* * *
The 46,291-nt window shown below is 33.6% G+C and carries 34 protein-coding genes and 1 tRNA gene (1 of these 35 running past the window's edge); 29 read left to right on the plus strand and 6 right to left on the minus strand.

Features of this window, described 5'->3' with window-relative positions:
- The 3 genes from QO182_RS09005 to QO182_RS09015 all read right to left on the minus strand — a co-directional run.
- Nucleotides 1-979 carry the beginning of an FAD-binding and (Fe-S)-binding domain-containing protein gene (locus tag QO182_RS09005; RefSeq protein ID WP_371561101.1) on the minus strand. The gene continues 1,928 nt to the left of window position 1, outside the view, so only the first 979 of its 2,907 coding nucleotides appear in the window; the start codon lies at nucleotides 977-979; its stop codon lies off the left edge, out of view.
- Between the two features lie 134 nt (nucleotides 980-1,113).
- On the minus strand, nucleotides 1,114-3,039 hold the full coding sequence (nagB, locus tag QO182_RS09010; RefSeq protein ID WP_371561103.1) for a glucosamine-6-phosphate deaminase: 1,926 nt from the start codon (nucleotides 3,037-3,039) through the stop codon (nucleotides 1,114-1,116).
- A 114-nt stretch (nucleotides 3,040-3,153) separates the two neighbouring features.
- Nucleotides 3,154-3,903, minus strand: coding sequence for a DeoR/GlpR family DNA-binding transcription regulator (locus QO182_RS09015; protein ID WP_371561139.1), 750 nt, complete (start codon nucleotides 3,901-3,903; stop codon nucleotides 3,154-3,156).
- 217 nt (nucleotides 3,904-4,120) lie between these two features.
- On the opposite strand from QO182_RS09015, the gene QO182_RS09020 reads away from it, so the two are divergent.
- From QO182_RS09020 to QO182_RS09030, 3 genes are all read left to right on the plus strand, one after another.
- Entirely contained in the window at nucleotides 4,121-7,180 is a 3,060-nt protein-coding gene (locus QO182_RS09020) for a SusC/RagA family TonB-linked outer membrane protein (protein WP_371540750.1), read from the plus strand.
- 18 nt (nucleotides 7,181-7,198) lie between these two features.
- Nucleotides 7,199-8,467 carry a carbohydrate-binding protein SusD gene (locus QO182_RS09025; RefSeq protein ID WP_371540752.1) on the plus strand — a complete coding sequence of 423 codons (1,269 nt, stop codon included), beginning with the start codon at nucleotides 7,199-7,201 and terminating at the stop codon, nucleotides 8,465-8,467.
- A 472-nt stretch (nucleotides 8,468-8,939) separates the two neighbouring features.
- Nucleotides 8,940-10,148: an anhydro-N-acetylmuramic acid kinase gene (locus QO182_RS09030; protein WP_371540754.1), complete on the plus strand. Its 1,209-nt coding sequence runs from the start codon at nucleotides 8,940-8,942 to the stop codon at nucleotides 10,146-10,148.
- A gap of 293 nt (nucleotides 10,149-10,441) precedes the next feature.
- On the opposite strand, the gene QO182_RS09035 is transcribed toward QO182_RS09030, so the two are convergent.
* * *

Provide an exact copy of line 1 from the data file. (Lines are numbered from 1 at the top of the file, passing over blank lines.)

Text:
The 46,291-nt window shown below is 33.6% G+C and carries 34 protein-coding genes and 1 tRNA gene (1 of these 35 running past the window's edge); 29 read left to right on the plus strand and 6 right to left on the minus strand.